The motif of ‘critical capacity’ invites reflection on both the current inequalities, intensities and extremities of over-loaded and under-rewarded media and cultural work and the modes of redress, advocacy and action currently available to the media worker.
Speakers included: Jenny Chan, Bridget Conor, Kirsten Forkert, Hayley Hare, Alison Harvey, David Hesmondhalgh, Sarita Malik, Lisa McLaughlin, Toby Miller, Dave O’Brien, Jonathan Corpus Ong, Anamik Saha, Stevphen Shukaitis, Tom Taylor, Charles Umney.
Chan, Jenny, Ngai Pun and Mark Selden. 2016. “Chinese Labor Protest and Trade Unions.” Pp. 290-302 in The Routledge Companion to Labor and Media, edited by Richard Maxwell. New York: Routledge.
Jenny Chan presents at two public events in Leeds
4 July 2016
On 23 June 2016 ESRC (Economic & Social Research Council) Seminar Series entitled “Migrants, Workplace and Community: Learning from Innovation in Civil Society (2016-2018),” Jenny Chan spoke at the Leeds City Museum, alongside distinguished presenters Jane Wills (Queen Mary University of London), Jane McAlevey (Harvard University), Janice Fine (Rutgers University) and Carlos Saavedra (Anyi Institute). The series reflects on the interface of workplace and community, paying attention to the conditions of migrant workers. The multi-university seminar organizers are Davide Pero (University of Nottingham), Marek Korczynski (University of Nottingham), Jane Holgate (University of Leeds), Bridget Anderson (University of Oxford), Don Flynn (Migrants’ Rights Network), Stefania Marino (University of Manchester), Miguel Martinez Lucio (University of Manchester), and Cathy McIlwaine (Queen Mary University of London).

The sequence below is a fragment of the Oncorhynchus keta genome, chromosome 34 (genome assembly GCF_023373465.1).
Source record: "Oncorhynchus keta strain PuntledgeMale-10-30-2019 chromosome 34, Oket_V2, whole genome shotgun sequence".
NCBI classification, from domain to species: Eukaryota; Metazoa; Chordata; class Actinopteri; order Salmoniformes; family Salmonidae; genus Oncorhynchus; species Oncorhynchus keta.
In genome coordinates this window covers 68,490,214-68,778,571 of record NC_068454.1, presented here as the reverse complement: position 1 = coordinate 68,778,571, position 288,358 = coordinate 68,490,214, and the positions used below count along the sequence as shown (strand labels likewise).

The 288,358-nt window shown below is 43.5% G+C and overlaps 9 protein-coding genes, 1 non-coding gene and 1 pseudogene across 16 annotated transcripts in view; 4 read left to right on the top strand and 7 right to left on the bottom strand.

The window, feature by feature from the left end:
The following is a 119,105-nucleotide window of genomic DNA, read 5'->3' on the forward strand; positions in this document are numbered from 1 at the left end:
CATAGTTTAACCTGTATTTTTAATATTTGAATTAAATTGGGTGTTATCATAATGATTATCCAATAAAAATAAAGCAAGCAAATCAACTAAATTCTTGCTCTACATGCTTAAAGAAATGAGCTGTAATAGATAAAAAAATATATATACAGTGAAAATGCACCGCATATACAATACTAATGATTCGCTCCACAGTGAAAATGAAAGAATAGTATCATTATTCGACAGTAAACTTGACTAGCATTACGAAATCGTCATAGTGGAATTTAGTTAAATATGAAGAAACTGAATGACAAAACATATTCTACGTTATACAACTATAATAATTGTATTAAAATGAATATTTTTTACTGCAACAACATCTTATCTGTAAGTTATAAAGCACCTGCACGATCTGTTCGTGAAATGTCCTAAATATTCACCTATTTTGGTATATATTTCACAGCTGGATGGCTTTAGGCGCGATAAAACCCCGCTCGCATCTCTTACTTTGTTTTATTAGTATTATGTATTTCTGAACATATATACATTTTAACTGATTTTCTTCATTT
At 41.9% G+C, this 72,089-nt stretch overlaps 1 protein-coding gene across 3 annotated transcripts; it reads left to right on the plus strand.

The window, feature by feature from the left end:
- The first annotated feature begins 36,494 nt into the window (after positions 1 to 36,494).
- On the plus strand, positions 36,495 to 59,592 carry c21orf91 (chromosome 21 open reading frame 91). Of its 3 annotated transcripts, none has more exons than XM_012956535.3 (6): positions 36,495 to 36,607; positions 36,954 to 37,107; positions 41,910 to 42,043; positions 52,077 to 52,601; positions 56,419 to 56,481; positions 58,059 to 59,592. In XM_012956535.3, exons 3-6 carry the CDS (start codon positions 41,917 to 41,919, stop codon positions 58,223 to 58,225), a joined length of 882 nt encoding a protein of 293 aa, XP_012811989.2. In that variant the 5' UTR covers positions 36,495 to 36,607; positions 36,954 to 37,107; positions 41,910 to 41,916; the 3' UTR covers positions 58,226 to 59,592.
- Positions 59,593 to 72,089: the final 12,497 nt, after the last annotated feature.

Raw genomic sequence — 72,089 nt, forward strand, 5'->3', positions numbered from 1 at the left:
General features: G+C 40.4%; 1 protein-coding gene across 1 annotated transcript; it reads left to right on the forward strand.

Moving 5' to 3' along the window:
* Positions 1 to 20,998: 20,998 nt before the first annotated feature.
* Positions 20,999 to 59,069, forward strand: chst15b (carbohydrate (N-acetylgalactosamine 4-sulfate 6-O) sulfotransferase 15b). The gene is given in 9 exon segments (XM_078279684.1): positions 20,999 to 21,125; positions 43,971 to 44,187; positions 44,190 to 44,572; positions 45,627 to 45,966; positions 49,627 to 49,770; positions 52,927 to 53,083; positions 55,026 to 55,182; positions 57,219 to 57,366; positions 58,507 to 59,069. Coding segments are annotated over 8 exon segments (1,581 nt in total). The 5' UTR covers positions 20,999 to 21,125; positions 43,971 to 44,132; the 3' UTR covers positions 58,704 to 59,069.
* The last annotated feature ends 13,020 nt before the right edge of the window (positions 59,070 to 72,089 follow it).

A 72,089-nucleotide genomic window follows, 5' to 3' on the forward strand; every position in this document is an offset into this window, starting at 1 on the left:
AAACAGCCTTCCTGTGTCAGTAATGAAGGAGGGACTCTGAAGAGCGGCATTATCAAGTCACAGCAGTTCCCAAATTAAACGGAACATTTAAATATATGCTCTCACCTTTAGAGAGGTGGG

On the 66th BUIRA (British Universities Industrial Relations Association) Conference, Jenny Chan, William Brown (University of Cambridge), and Sarosh Kuruvilla (Cornell University) presented at the plenary session entitled “Current Issues of Chinese Industrial Relations,” chaired by Mark Stuart (University of Leeds), 30 June. Together they addressed the debates about the transformation of China in the world economy, the changing state-labor relations, the trade union reforms, and the growing worker protests. Overall, the BUIRA 2016 Conference (29 June to 1 July) aimed to discuss the prospects and opportunities for employment relations towards 2020.
Jenny Chan, Lecturer of Sociology and China Studies (2014-present) and Junior Research Fellow (2015-2018) of Kellogg College, acknowledges the funding support of the John Fell Fund Oxford University Press (OUP) Research Fund for her project, “Learning for Jobs: Internship, Vocational Education, and the Law in China.”
Jenny Chan publishes in Inter-Asia Cultural Studies
22 June 2016